Halderman's "Securing Digital Democracy" Opens on Coursera
Securing Digital Democracy, a massive open on-line course taught by Prof. J. Alex Halderman, launched on September 3, with over 14,000 people enrolled. The five-week course, one of U-M's first offerings on the Coursera platform, will probe critical security issues facing modern elections, including the potential for hacking electronic voting and Internet voting technologies. New students are still welcome to join.
Over 14,000 people are currently enrolled in the five-week course, which is free and open to the public. Prof. Halderman is enthusiastic about the project and has stated, "This is an exciting opportunity to experiment with new teaching technologies, and it's an important opportunity to pursue our fundamental missions of education and public outreach in a 21st century medium."
Prof. Halderman is enthusiastic about the project. "This is an exciting opportunity to experiment with new teaching technologies, and it's an important chance to pursue our fundamental missions of education and public outreach in a 21st century medium."
The new course aims to provide the technical background and public policy foundation that today's citizens need to understand the electronic voting debate. Students will learn how electronic voting and Internet voting technologies work and what problems they aim to solve. They will also learn about the computer- and Internet-security risks these systems face and the serious vulnerabilities that recent research has demonstrated. Finally, the course will explain how computer technology has the potential to improve election security, if applied intelligently.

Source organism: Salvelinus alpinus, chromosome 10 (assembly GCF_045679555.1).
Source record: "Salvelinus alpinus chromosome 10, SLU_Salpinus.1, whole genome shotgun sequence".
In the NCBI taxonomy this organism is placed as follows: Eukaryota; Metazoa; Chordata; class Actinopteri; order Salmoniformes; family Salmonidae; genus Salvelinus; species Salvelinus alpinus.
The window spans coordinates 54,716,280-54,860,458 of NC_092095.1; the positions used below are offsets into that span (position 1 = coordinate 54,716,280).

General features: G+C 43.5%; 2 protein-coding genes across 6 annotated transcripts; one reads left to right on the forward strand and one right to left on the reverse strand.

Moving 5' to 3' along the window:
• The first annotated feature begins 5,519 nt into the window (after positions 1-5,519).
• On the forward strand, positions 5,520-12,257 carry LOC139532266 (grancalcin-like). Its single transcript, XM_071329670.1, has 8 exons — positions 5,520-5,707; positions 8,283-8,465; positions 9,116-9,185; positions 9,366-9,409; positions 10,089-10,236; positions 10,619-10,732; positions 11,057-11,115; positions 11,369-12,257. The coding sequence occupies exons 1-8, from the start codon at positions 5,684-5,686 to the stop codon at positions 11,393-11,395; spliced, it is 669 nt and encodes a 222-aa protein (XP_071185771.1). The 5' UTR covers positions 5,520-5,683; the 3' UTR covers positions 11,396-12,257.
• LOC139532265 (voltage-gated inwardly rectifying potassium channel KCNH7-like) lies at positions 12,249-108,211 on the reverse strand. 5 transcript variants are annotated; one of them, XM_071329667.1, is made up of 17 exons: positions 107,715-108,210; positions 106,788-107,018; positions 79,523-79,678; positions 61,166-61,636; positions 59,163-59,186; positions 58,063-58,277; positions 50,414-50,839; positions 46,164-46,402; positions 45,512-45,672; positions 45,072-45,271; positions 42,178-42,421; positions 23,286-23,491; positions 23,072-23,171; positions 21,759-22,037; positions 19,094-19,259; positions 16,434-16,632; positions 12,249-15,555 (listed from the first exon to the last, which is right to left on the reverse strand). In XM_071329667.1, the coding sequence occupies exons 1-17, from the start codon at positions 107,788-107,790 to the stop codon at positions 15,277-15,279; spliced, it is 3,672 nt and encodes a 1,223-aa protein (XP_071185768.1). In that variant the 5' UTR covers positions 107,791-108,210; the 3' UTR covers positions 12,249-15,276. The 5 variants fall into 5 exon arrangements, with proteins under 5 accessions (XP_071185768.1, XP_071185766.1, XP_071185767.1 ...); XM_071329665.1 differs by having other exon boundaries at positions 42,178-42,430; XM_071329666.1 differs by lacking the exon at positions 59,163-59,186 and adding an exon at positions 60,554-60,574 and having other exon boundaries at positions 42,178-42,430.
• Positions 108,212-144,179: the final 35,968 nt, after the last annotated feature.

|Prof. Halderman and researchers as they penetrate the Washington DC Internet voting system
Professor Halderman's research spans applied computer security and tech-centric public policy. His interests include software security, data privacy, electronic voting, anticensorship, digital rights management, and cybercrime, as well as technological aspects of intellectual property law and government regulation. He teaches Introduction to Computer Security (EECS 398) and Computer and Network Security (EECS 588).
Prof. Halderman's recent research projects have included exposing security weaknesses in Washington DC's Internet-based voting system pilot and in India's electronic voting machines, and creating technology to circumvent state-level Internet censorship.
The University Record: U-M among first to offer courses through groundbreaking online approach
New York Times: Online Education Venture Lures Cash Infusion and Deals With 5 Top Universities
National Public Radio: From Silicon Valley, A New Approach To Education
Prof. Halderman's home page
Posted: September 7, 2012